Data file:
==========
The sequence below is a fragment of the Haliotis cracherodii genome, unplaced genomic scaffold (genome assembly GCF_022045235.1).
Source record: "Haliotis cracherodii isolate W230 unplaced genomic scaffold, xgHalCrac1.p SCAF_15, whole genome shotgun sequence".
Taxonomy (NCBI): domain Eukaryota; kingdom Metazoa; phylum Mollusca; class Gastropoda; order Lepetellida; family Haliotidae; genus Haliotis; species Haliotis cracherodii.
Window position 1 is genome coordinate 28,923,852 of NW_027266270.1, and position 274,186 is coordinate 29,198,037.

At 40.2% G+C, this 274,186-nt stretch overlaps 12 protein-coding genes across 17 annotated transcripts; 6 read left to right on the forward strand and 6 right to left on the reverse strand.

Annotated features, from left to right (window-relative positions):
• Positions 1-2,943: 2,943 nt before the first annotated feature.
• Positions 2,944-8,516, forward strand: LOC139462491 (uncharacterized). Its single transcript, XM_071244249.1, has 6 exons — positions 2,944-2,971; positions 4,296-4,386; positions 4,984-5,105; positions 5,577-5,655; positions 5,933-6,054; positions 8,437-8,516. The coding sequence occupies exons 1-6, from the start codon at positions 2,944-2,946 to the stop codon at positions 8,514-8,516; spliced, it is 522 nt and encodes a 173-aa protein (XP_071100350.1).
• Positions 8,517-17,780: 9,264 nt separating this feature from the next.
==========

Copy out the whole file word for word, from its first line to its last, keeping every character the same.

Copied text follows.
The sequence below is a fragment of the Haliotis cracherodii genome, unplaced genomic scaffold (genome assembly GCF_022045235.1).
Source record: "Haliotis cracherodii isolate W230 unplaced genomic scaffold, xgHalCrac1.p SCAF_15, whole genome shotgun sequence".
Taxonomy (NCBI): domain Eukaryota; kingdom Metazoa; phylum Mollusca; class Gastropoda; order Lepetellida; family Haliotidae; genus Haliotis; species Haliotis cracherodii.
Window position 1 is genome coordinate 28,923,852 of NW_027266270.1, and position 274,186 is coordinate 29,198,037.

At 40.2% G+C, this 274,186-nt stretch overlaps 12 protein-coding genes across 17 annotated transcripts; 6 read left to right on the forward strand and 6 right to left on the reverse strand.

Annotated features, from left to right (window-relative positions):
• Positions 1-2,943: 2,943 nt before the first annotated feature.
• Positions 2,944-8,516, forward strand: LOC139462491 (uncharacterized). Its single transcript, XM_071244249.1, has 6 exons — positions 2,944-2,971; positions 4,296-4,386; positions 4,984-5,105; positions 5,577-5,655; positions 5,933-6,054; positions 8,437-8,516. The coding sequence occupies exons 1-6, from the start codon at positions 2,944-2,946 to the stop codon at positions 8,514-8,516; spliced, it is 522 nt and encodes a 173-aa protein (XP_071100350.1).
• Positions 8,517-17,780: 9,264 nt separating this feature from the next.